Abhayraj Naik


Street vending is ambivalent in India’s imagination of law, space, and self. This essay attempts to excavate street vending in India as an interstice: an enquiry directed towards how street vending is entangled with specific theoretical and ideological positions concerning culture, citizenship, commodification, consumption, globalization, legality, modernity, neoliberalism, poverty, politics, public space, and social movements. The focus of my excavation of interstitial street vending in India is twofold. First, a methodological front-staging of the interconnections between law, space and time in India. Second, an acknowledgment of the importance of revisionist accounts of Indian modernity; accounts that note emergent politics of urban space and the city while avoiding seductive binary reductionisms of public/private, inside/outside, formal/informal, legal/illegal, planned/unplanned, liberal/socialist, colonial/post-colonial, and modern/obsolete. While this essay focuses on an admittedly eclectic range of themes and categories of analysis, the hope is that the reader is nonetheless left with a sense of what is at stake and what must be considered in ongoing discussions on market reforms, public space, urbanism, informality and urban street vending in India.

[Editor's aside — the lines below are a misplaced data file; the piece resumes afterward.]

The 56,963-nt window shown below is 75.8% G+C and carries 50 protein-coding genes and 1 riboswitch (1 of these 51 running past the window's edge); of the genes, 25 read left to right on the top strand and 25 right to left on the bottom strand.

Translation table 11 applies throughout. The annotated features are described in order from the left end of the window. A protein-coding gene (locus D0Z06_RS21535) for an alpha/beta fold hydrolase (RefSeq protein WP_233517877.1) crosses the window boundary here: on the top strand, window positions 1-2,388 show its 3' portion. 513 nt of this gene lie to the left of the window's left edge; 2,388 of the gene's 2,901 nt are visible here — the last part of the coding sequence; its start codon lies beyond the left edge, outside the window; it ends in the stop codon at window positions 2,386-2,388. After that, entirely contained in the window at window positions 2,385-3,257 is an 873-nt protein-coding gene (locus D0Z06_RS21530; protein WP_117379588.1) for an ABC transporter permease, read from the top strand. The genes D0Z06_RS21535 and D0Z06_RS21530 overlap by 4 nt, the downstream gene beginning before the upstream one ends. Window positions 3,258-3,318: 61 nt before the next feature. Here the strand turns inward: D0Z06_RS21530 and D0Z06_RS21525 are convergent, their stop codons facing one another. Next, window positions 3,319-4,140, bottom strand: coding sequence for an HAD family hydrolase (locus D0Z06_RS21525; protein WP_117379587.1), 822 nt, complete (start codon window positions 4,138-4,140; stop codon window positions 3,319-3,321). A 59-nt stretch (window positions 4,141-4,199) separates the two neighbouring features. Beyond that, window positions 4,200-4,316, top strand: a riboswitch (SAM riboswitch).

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Abhayraj Naik, 'Wizards at Making a Virtue of Necessity': Street Vendors in India' (2015) 11(1) Socio-Legal Review 1

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